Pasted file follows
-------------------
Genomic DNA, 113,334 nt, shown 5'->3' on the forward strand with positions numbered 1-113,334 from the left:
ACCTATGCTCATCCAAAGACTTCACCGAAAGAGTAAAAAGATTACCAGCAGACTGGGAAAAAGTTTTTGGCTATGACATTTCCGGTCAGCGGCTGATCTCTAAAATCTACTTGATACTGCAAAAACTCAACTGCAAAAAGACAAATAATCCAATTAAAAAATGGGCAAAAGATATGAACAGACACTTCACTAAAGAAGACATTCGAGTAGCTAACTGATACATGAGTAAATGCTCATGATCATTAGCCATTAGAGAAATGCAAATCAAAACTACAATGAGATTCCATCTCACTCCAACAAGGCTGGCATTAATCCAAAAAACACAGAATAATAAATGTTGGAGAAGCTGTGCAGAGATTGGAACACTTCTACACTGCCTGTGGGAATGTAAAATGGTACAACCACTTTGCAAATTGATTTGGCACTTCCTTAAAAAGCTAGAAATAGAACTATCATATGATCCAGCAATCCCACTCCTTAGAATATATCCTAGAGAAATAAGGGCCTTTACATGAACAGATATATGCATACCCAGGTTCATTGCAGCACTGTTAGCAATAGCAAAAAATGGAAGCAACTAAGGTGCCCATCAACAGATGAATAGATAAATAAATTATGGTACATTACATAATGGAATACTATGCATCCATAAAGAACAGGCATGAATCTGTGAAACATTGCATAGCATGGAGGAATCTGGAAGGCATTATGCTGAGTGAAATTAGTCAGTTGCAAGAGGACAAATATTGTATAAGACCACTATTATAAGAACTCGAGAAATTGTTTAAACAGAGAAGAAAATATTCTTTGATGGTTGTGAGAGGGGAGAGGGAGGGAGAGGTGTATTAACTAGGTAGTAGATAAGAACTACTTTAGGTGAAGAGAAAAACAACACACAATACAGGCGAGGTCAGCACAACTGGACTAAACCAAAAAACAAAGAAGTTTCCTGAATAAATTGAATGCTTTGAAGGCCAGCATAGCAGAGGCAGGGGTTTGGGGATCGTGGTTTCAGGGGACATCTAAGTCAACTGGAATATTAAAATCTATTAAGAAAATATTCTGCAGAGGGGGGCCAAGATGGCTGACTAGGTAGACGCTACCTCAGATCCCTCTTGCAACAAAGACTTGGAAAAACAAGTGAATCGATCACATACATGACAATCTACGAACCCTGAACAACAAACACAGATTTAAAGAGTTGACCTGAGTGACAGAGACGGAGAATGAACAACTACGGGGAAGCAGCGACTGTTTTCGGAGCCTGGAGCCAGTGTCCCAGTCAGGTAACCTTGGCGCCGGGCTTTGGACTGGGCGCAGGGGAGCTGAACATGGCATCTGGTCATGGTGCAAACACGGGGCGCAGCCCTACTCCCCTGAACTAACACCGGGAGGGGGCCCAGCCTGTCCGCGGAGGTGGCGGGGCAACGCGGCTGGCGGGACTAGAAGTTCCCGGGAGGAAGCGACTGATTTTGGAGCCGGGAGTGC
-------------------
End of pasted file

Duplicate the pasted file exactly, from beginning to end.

Genomic DNA, 113,334 nt, shown 5'->3' on the forward strand with positions numbered 1-113,334 from the left:
ACCTATGCTCATCCAAAGACTTCACCGAAAGAGTAAAAAGATTACCAGCAGACTGGGAAAAAGTTTTTGGCTATGACATTTCCGGTCAGCGGCTGATCTCTAAAATCTACTTGATACTGCAAAAACTCAACTGCAAAAAGACAAATAATCCAATTAAAAAATGGGCAAAAGATATGAACAGACACTTCACTAAAGAAGACATTCGAGTAGCTAACTGATACATGAGTAAATGCTCATGATCATTAGCCATTAGAGAAATGCAAATCAAAACTACAATGAGATTCCATCTCACTCCAACAAGGCTGGCATTAATCCAAAAAACACAGAATAATAAATGTTGGAGAAGCTGTGCAGAGATTGGAACACTTCTACACTGCCTGTGGGAATGTAAAATGGTACAACCACTTTGCAAATTGATTTGGCACTTCCTTAAAAAGCTAGAAATAGAACTATCATATGATCCAGCAATCCCACTCCTTAGAATATATCCTAGAGAAATAAGGGCCTTTACATGAACAGATATATGCATACCCAGGTTCATTGCAGCACTGTTAGCAATAGCAAAAAATGGAAGCAACTAAGGTGCCCATCAACAGATGAATAGATAAATAAATTATGGTACATTACATAATGGAATACTATGCATCCATAAAGAACAGGCATGAATCTGTGAAACATTGCATAGCATGGAGGAATCTGGAAGGCATTATGCTGAGTGAAATTAGTCAGTTGCAAGAGGACAAATATTGTATAAGACCACTATTATAAGAACTCGAGAAATTGTTTAAACAGAGAAGAAAATATTCTTTGATGGTTGTGAGAGGGGAGAGGGAGGGAGAGGTGTATTAACTAGGTAGTAGATAAGAACTACTTTAGGTGAAGAGAAAAACAACACACAATACAGGCGAGGTCAGCACAACTGGACTAAACCAAAAAACAAAGAAGTTTCCTGAATAAATTGAATGCTTTGAAGGCCAGCATAGCAGAGGCAGGGGTTTGGGGATCGTGGTTTCAGGGGACATCTAAGTCAACTGGAATATTAAAATCTATTAAGAAAATATTCTGCAGAGGGGGGCCAAGATGGCTGACTAGGTAGACGCTACCTCAGATCCCTCTTGCAACAAAGACTTGGAAAAACAAGTGAATCGATCACATACATGACAATCTACGAACCCTGAACAACAAACACAGATTTAAAGAGTTGACCTGAGTGACAGAGACGGAGAATGAACAACTACGGGGAAGCAGCGACTGTTTTCGGAGCCTGGAGCCAGTGTCCCAGTCAGGTAACCTTGGCGCCGGGCTTTGGACTGGGCGCAGGGGAGCTGAACATGGCATCTGGTCATGGTGCAAACACGGGGCGCAGCCCTACTCCCCTGAACTAACACCGGGAGGGGGCCCAGCCTGTCCGCGGAGGTGGCGGGGCAACGCGGCTGGCGGGACTAGAAGTTCCCGGGAGGAAGCGACTGATTTTGGAGCCGGGAGTGC